The unfulfilled promise of the Wilson brothers.

The unfulfilled promise of the Wilson brothers.

The unfulfilled promise of the Wilson brothers.

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May 18 2007 4:31 PM

The Owen and Luke Wilson Story

Time for a new chapter, guys.

Whither the Wilson brothers? It's 11 years now since the three strapping Dallas lads—Andrew, Owen, and Luke, going from oldest to youngest—first appeared in Bottle Rocket, Wes Anderson's debut feature about a gang of bumbling thieves. Since then, the younger two have arrived at the graced state of movie stardom without appearing to break a sweat. In fact, not breaking a sweat is integral to the Wilson ethos. You won't see these guys losing 60 pounds for a role, Christian Bale-style, or jawing about their craft to James Lipton on Inside the Actors Studio. They amble from movie to movie with the insouciance of the Southern slackers they are, always giving the impression of being busy elsewhere with something more interesting.

The quintessential Wilsonian protagonist is a gifted but aimless young man, a bit too slick for his own good, who disappoints everyone by failing to live up to his promise—then, in the last act, he puts in just a little more effort and manages to get the girl and win the day after all. But (to paraphrase a recurring line uttered both by and to Owen's ne'er-do-well character in Wedding Crashers), the Wilsons aren't that young. Luke is 35 now, Owen 38, and Andrew—the seldom-seen Gummo of the Wilson clan and co-director of their just-released venture The Wendell Baker Story—has crossed the four-decade Rubicon to 42. The Wendell Baker Story is too slight a goof to withstand much critical scrutiny—let's just say that it disappoints, Wilsonishly, by failing to live up to its promise. But that very fact makes the movie as good an excuse as any to assess the brothers at midcareer.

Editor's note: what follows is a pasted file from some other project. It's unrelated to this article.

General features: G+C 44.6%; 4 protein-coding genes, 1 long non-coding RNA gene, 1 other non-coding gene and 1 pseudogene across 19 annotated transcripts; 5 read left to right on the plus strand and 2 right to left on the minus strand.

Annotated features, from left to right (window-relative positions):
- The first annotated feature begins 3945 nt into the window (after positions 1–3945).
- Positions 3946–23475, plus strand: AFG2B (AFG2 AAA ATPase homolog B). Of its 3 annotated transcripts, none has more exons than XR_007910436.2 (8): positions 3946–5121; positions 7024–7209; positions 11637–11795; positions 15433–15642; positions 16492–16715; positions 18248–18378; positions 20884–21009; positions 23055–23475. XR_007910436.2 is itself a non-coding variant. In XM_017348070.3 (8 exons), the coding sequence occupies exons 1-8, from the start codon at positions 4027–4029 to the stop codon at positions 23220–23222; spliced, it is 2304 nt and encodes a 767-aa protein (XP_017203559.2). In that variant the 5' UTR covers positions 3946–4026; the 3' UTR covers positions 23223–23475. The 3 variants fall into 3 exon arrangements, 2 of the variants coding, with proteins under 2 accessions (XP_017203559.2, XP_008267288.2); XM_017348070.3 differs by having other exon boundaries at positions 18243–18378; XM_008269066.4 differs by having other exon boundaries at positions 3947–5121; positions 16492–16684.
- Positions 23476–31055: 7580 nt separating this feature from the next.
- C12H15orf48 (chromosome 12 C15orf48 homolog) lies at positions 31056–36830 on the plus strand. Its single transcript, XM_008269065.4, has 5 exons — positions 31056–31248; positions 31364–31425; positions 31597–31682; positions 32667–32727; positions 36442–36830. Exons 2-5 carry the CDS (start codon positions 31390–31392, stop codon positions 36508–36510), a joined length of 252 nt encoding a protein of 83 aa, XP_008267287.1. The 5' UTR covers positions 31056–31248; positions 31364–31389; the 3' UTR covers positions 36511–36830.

Dana Stevens Dana Stevens

Dana Stevens is Slate’s movie critic.

Owen has carved out two separate niches for himself: as co-writer of the clever if increasingly hollow Wes Anderson films in which he also appears (Rushmore, The Royal Tenenbaums), and more prominently as the Butterscotch Stallion, the eternally bemused golden boy in heist capers (The Big Bounce), buddy spoofs (Starsky & Hutch; Shanghai Noon), and romantic comedies (Wedding Crashers). Owen at his best, adrip in sun-kissed smarm and immune to negativity, is exemplified by the character of Kevin, Teri Polo's aggravatingly perfect ex-boyfriend in Meet the Parents. Kevin is everyone's nightmare rival, a master at skydiving, horseback riding, and carpentry (because "if you're going to follow in somebody's footsteps, who better than Christ?") and the funniest onscreen rival since Tim Robbins' sanctimonious karate expert in High Fidelity. In this scene, Kevin unveils his wedding gift, a hand-carved wooden altar, with a finely calibrated mix of modesty and self-congratulation that bespeaks the essence of Wilsonness.


The bad Owen lies just a hair's breadth away from the good one. Strip Kevin of his subtlety, dumb down his dialogue by 15 percent, and that hail-fellow-well-met bonhomie begins to shade into frat-boy complacency. This is what's happened in Owen's last few romantic comedies, most notably the dreary You, Me and Dupree, which repackaged Owen's loopy appeal, his legitimate weirdness, into the stock humor of the "wild and crazy guy." Owen plays Dupree, the cutup college buddy of the straitlaced Matt Dillon (who should have won a Purple Heart for all the mugging he stoically endured). Here, Dupree settles in as the unwelcome houseguest of Dillon and his new bride (Kate Hudson), toting a ukelele and a taxidermied moose head.